The governor also cautioned that New Jersey still ranks second nationally in total new daily COVID-19 deaths and fourth in total hospitalizations per 1,00000 residents.

In addition, the state will see its overall death toll rise significantly next week, because of a new calculating method. Murphy announced Friday that New Jersey will soon start counting a number of past deaths that will now be attributed to the coronavirus after more investigation.

That comes after a report released last month that pointed to the state’s official death count potentially undercounting deaths in New Jersey during the coronavirus pandemic by nearly 25 percent, or more than 2,000.

Murphy said the state’s Communicable Disease Service has been analyzing thousands of death certificates to “identify those residents whose passing can, with a high degree of certainty, now be attributed to complications from COVID-19.”

”We do this with no sense of pride, but with a sense of duty and closure,” he added.

This all comes as a number of other states are becoming new coronavirus hotspots, some after reopening their economies. Murphy said officials are watching New Jersey’s numbers closely as Stage 2 the state’s incremental reopening plan continues Monday, when hair salons and other personal-care businesses are allowed to reopen, with restrictions.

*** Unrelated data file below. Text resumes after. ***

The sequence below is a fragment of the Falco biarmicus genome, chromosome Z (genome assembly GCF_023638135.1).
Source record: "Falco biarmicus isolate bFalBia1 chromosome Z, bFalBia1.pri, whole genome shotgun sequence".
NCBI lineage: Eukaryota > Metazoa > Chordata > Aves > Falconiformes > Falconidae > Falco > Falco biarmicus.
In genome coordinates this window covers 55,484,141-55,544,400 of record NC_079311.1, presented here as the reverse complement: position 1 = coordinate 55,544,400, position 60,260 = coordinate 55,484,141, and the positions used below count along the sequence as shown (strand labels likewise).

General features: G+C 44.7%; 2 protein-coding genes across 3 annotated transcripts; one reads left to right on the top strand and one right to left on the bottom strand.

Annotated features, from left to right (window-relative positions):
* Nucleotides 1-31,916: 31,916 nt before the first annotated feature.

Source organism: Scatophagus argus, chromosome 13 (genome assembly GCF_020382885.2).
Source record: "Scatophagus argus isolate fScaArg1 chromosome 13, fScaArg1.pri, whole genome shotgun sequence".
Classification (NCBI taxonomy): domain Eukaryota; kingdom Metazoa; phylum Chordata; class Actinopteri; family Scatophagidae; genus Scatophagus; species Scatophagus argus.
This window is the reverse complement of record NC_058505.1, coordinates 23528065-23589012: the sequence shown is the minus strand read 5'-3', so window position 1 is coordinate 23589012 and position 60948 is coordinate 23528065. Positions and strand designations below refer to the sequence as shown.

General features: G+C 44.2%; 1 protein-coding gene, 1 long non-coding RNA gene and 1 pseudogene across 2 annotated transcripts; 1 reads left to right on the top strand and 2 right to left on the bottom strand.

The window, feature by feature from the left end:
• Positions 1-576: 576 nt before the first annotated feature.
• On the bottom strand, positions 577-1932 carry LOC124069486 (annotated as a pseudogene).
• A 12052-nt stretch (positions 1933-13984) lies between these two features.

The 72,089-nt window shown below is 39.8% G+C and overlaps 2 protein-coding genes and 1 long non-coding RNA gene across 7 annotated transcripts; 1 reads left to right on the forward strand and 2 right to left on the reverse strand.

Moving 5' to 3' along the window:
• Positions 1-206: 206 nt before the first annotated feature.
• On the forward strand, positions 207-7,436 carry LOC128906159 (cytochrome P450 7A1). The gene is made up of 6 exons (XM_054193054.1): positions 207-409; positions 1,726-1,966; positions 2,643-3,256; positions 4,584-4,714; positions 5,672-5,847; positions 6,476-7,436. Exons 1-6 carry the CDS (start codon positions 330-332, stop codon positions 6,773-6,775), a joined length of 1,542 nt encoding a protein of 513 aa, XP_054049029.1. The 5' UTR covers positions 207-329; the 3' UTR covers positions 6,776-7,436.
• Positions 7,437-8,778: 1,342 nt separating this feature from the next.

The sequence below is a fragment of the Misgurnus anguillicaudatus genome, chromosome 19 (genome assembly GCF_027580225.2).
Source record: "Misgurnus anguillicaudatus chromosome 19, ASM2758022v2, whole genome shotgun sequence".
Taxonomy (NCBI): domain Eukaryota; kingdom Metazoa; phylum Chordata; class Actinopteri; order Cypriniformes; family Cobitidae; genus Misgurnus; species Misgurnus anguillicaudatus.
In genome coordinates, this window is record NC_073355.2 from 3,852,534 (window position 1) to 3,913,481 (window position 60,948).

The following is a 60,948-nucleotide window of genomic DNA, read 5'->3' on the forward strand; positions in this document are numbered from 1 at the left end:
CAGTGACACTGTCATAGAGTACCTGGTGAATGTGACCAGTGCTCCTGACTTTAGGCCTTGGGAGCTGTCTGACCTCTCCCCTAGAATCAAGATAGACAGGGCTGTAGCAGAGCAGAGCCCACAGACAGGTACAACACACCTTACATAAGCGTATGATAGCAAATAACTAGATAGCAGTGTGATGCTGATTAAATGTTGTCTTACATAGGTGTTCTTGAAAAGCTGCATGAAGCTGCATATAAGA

Murphy called this a crucial step because these will be the first indoor, largely sedentary businesses to open their doors again. He called on customers and workers to wear face coverings and practice social distancing to help make sure the state doesn’t see a spike in cases.

“We’re going to have to be really careful on this one,” the governor said. “Everyone has to approach this with a sense of responsibility.”

HOSPITAL TRENDS

Officials said there were 1,177 coronavirus patients reported across New Jersey’s 71 hospitals as of 10 p.m. Thursday, the latest available data. That’s down 81 patients from Thursday after a slight increase Wednesday.

There were 286 patients in critical or intensive care, while 231 were on ventilators — about 7% of the state’s ventilator capacity, according to the state’s tracking website.

Officials reported 61 new coronavirus patients admitted to hospitals in the state Thursday, while 108 patients were discharged.

“These are all very good signs that our hospitals past the worst yet remains fully capable of caring for those who are still coming through their doors,” Murphy said.

Coronavirus hospitalizations

New Jersey’s coronavirus hospitalizations over time.

LONGTERM CARE NUMBERS

There have now been at least 35,600 coronavirus cases across 555 of the state’s longterm care facilities, according to the tracking website. That includes 23,656 residents and 11,944 staff members.

Total cases include at least 6,117 lab-confirmed deaths at those facilities.

The number increases to 6,493 deaths when you include fatalities suspected to have been related to COVID-19. Of those, 6,377 were residents and 116 were staff members.

Meanwhile, the state’s longterm care facilities will be allowed to accept visitors for the first time in three months, but only in outdoor settings and with restrictions, starting Sunday — which is Father’s Day.

NUMBERS BY COUNTY

The county-by-county number of cases and deaths includes:

  • Bergen County: 18,967 with 1,691 deaths